[NT] Microsoft ASN.1 Library Length Overflow And Bit String Heap Corruption

From: SecuriTeam (support_at_securiteam.com)
Date: 02/11/04

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    Date: 11 Feb 2004 15:00:09 +0200

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      Microsoft ASN.1 Library Length Overflow And Bit String Heap Corruption


    Critical vulnerabilities in Microsoft's ASN.1 library (MSASN1.DLL) have
    been found that would allow an attacker to overwrite heap memory and cause
    the execution of arbitrary code. Because this library is widely used by
    Windows security subsystems, the vulnerability can be exposed in many
    ways, including Kerberos, NTLMv2 authentication and applications that make
    use of certificates (SSL, digitally-signed e-mail, signed ActiveX
    controls, etc.).


    Vulnerable Systems:
     * Microsoft Windows NT 4.0
     * Microsoft Windows 2000
     * Microsoft Windows XP
     * Microsoft Windows Server 2003

    Services Affected:
     * Kerberos (UDP/88)
     * Microsoft IIS using SSL
     * NTLMv2 authentication (TCP/135, 139, 445)

    CVE Information:

    Library Length Overflow Vulnerability
    A pair of arithmetic errors exist in a generic and low-level part of ASN.1
    BER decoding that allow a very large swath of heap memory to be
    overwritten. This vulnerability affects basically any client of
    MSASN1.DLL, the most interesting of which are LSASS.EXE and CRYPT32.DLL
    (and therefore any application that uses CRYPT32.DLL).

    In short, the BER encoding scheme is used for representing binary data and
    is often compared to "binary XML". Each piece of data is encoded as a
    typed value, which is
    constructed as a tag number that describes how to interpret the following
    value data, then the length of the data, and finally, the data itself. By
    supplying a very large value (from 0xFFFFFFFD to 0xFFFFFFFF) in this
    field, one can cause an integer overflow in a heap allocation routine.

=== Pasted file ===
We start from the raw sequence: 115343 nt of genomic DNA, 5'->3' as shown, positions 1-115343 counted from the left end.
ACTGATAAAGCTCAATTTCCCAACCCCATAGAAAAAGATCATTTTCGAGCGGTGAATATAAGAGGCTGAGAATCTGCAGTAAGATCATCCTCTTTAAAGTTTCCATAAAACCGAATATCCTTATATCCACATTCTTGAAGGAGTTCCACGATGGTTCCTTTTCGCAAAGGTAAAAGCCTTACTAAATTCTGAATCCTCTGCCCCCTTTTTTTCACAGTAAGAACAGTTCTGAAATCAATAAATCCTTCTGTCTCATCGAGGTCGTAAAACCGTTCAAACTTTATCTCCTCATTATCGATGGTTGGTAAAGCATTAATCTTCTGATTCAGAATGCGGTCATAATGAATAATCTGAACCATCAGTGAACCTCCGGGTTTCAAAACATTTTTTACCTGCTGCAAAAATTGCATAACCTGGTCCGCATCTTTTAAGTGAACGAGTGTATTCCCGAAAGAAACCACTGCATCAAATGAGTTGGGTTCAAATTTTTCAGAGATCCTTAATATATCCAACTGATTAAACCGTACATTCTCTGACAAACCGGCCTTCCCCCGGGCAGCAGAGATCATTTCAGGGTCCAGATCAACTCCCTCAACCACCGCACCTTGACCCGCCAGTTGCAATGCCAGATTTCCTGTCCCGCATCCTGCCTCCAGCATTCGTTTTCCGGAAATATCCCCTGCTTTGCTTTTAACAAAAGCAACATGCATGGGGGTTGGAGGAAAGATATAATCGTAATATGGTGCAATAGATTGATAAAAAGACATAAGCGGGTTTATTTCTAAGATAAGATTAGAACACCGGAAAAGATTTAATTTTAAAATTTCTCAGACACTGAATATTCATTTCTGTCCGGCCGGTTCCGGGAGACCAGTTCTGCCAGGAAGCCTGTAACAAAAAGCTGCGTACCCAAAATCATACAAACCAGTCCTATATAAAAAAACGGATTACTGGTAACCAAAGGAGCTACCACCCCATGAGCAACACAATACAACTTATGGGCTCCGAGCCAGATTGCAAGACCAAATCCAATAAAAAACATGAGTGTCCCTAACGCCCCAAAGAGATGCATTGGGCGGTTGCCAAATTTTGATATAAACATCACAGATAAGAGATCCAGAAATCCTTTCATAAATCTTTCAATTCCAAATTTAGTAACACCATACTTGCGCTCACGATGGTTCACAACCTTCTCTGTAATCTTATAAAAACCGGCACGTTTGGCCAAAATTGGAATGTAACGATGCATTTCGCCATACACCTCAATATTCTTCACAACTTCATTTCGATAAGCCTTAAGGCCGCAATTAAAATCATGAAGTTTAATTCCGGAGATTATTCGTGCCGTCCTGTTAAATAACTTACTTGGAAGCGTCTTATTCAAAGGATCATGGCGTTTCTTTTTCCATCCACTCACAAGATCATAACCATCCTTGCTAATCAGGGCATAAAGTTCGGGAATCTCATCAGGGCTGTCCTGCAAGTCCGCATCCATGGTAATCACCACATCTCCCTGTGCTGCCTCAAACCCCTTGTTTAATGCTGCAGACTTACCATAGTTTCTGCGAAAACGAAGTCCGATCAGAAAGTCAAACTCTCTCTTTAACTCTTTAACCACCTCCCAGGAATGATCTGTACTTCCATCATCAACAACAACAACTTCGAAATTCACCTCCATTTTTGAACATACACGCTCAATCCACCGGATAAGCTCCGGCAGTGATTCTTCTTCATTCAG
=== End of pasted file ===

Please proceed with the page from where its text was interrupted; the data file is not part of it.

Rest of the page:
Although there are checks in place to ensure the validity of a value's
    length, a separate pointer arithmetic overflow in the verification routine
    gives rise to the vulnerability.

    When a simple value (a value that consists of atomic data, rather than
    more values) is decoded by MSASN1, ASN1BERDecLength() is called to
    retrieve the length of the value, then passes the reported length to the
    ASN1BERDecCheck() function to make sure that that much data actually

    ASN1BERDecCheck() verifies that (pointer_to_start_of_data +
    reported_length_of_data), unsigned, is less than or equal to
    (pointer_to_start_of_BER_block + total_size_of_BER_block). ?If not, the
    function returns failure, which propagates back up the call stack and
    causes decoding to stop.

    If the function that called ASN1BERDecLength() attempts to allocate memory
    and make a copy of the data (example: ASN1BERDecOctetString() ), the
    decoded length will be passed to DecMemAlloc() which rounds it to DWORD
    multiples and attempts to allocate the memory, similar in fashion to the
    following call:

    LocalAlloc(LMEM_ZEROINIT, (length + 3) & ~3);

    If DecMemAlloc() succeeds, the calling function then memcpy()'s the value
    data into the allocated heap buffer, using the original decoded length of
    the value as the byte count.